Table (2): Neutrophil count, erythrocyte sedimentation rate (ESR) and acute-phase reactants (a1-antitrypsin, a2-macroglobulin) in patients with active, inactive Behcet's disease (BD) and control group.

The serum levels of NO, MDA and SOD in all patients (32.19 10.52 Ámol, 5.90.96 Ámol and 821.3484.5 U/g Hb respectively) were significantly higher than control group(21.15.0 Ámol, 4.60.5 Ámol and1280244.0U/g Hb respectively) ( P<0.05) (Table 3).
 
  All BD Control
n=16 n=10
NO (Ámol/L) 32.1910.52* 21.134.9
MDA (Ámol/L) 5.9  0.96* 4.6▒0.50
SOD (U/g Hb) 821.3 484.5* 1280244.0

*significant different from the control (P<0.05).

Table (3) : Statistical analysis of NO, MDA and SOD levels between all Behcet's disease patients and control

The serum levels of nitric oxide, MDA and SOD in active( 35.7▒10.11,μmol , 6.20.86 Ámol and 585262.3 U/g Hb respectively), and inactive group(24.5▒1.16 Ámol ,5.1▒0.66 Ámol and 1340251.0 U/g Hb) (t 2.21, 2.6 and 4.2, P 0.044, 0.019 and 0.001 respectively) indicating significant difference. More ever there was statistical difference between serum levels of nitric oxide, MDA and SOD in active (35.7▒10.11,μmol 6.20.86 Ámol and 585▒262.3 Á/g Hb respectively) and control group(21.1▒5.0 Ámol, 4.6▒0.5 Ámol and1280▒ 244.0Á/g Hb respectively) (t 4.12, 5.17 and 5.2 , P 0.001,<0.001 and <0.001 respectively) (Table 4).
 
  Active BD
n=11
Inactive BD
      n=5
Control
n=10

NO (μmol/L)

35.710.11*^

24.57.16

21.134.94.

MDA (μmol/L)

6.2▒0.86*^

5.1▒0.66

4.6▒0.50

SOD (U/g Hb)

585262.3*^

1340 251.0

1280244.0

 
P,0.05 in comparison with control^ and * in comparison with inactive

Table (4): Statistical analysis of MDA, SOD and NO levels between patients with   active and inactive stage of the disease.

While comparing serum levels NO, MDA and SOD in inactive group (24.5▒1.16 Ámol ,5.1▒0.66 Ámol and 1340251.0 U/g Hb respectively) and control group (21.15.0 Ámol, 4.60.5 Ámol and1280244.0U/g Hb respectively) revealed insignificant difference
(t 1.07, 1.5 and 0.045, P >0.05 for each) (Table 4).

Levels of NO was markedly elevated in synovial fluid (40.31▒4.7 Ámol) versus (35.7▒10.11 Ámol) in serum, this elevation in synovial fluid is correlated with serum levels (r =0.621 P<0.001),. There was inverse correlation between serum levels of NO , MDA and SOD (r -0.665, -0.871 respectively) P<0.001. While there was positive correlation between NO and MDA (r0.562)(P<0.05), Both of them had correlation with disease activity parameters. (Table5) ( Fig1).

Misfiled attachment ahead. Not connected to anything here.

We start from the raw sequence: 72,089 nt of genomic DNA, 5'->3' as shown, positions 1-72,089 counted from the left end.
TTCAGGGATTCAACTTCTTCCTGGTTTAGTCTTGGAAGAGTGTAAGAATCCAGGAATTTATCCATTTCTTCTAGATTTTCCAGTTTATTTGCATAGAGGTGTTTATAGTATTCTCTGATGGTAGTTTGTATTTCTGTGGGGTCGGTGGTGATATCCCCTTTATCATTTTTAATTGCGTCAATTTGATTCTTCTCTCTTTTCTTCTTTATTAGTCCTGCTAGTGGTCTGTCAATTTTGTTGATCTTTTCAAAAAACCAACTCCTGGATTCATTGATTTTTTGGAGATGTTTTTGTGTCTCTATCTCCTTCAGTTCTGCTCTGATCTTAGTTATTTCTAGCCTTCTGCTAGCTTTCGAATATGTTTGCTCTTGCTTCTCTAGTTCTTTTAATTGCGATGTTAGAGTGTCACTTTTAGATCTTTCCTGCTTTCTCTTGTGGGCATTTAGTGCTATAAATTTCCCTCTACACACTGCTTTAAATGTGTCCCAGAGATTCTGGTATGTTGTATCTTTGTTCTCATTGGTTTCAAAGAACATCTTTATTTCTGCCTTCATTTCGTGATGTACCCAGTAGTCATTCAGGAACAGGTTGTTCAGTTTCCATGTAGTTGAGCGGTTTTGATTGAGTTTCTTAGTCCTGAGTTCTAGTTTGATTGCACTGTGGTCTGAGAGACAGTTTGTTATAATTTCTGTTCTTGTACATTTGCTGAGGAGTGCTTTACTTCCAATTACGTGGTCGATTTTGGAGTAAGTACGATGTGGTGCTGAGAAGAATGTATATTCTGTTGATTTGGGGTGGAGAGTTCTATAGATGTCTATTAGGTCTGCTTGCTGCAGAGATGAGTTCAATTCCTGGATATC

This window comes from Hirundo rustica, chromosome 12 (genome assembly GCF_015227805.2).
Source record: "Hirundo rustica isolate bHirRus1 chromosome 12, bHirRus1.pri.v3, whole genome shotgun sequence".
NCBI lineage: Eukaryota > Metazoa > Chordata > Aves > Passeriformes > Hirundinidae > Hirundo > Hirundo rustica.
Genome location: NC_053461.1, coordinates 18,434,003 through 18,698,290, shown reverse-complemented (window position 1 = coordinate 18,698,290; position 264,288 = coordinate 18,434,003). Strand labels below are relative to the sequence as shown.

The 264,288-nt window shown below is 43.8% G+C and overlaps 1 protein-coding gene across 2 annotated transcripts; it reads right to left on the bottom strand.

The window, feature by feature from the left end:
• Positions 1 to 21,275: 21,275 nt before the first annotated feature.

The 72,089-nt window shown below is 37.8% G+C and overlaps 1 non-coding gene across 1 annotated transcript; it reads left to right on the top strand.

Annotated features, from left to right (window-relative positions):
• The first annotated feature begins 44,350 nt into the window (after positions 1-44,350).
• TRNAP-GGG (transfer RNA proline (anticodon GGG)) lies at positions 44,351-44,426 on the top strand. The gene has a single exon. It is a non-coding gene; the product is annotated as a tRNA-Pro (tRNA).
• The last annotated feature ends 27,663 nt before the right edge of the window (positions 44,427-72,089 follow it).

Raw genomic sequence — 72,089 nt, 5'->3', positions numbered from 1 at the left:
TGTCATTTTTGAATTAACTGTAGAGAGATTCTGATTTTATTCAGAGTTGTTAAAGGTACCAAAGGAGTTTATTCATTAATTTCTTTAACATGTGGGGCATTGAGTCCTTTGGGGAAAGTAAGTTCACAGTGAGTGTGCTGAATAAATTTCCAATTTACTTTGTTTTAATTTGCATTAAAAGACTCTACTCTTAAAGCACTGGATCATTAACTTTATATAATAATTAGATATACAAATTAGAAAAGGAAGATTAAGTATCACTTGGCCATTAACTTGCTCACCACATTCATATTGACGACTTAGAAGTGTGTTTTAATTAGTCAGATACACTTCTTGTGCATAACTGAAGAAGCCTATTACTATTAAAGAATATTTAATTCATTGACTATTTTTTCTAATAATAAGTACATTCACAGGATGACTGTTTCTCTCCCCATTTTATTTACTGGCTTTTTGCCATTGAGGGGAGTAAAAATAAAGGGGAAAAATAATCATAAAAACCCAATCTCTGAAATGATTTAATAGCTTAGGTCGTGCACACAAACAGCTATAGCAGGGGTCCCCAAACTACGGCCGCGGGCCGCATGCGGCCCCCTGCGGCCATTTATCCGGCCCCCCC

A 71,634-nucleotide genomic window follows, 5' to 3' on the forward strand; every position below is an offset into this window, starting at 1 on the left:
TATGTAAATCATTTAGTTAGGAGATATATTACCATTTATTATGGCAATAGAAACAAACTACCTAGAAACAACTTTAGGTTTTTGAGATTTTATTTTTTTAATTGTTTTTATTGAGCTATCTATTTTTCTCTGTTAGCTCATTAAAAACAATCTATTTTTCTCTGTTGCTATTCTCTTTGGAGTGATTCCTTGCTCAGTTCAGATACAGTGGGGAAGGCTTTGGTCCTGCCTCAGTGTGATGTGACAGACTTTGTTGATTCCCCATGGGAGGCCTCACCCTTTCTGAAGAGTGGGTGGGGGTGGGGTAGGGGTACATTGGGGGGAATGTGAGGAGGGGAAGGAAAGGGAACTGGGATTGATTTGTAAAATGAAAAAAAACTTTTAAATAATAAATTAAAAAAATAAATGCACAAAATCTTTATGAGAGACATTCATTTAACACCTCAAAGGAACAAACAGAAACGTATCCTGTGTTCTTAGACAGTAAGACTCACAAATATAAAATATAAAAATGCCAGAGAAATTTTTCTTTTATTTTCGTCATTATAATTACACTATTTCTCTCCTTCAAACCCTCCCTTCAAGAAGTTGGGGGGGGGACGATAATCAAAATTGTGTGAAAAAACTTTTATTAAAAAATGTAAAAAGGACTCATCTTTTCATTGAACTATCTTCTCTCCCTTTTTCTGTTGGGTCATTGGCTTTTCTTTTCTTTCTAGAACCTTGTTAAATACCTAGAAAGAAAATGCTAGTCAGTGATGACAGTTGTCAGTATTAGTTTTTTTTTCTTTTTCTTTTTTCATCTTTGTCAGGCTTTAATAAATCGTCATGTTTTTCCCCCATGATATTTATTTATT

r P
MDA & NO  0.562 0.003
 NO & SOD -0.665 <0.001 
MDA and SOD -0.871 <0.001

Table (5): Correlation between MDA , SOD and NO in the active group

 



Figure(1) showed the negative correlation of SOD and MDA in all patients.

Discussion

Vasculitis of small blood vessels is the main histopathology in BD but the factors that affect inflammation are still being investigated [17]. ROS within the human body are regarded as a major cause of inflammation and much of the microenvironmental tissue damage has been linked to the release of ROS, which have the ability to react with a range of biological molecules primarily produced by activated neutrophils at sites of inflammation [18].

Patients with BD have been shown to have increased ROS production by activated neutrophils [19], decreased superoxide scavenging activity and an impaired oxidant / antioxidant balance in plasma [20]. ROS molecules are highly reactive and capable of attacking almost every cell component, which in turn causes further damage to surrounding tissues [21].

ROS can attack double bonds in polyunsaturated fatty acids and thus induce lipid peroxidation, which in turn results in further oxidative damage. ROS mediated oxidation of cell membrane lipids leads to the formation of lipid peroxidation products such as MDA [22]

In this study neutrophil count, ESR, a1-antitrypsin, a2-macroglobulin levels, which are reported as markers of activity in BD, were significantly elevated in the active group as compared to the inactive group. This finding was also observed by Cekmen et al [23].

In our study we reported increased serum NO in active Behcet's patients in comparison with inactive patients and control (P<0.05). This may be in agreement with Sancak et al. [24] and explain this increase as a part of inflammatory process that were exacerbated in active patients.

However, Orem et al [25]and Buldanlioglu et al [26] found decreased NO production in the active period of the disease as opposed to the inactive period and the control group, They thought that decreased NO production in the patients might be attributed to endothelial dysfunction in BD.

We also found increased synovial NO levels in active BD and this increase is correlated with increase of serum NO in the same patients, indicating the most probably source of increased level of serum NO from inflamed synovium this may be in agreement with Duygulu et al., [27] who found similar findings.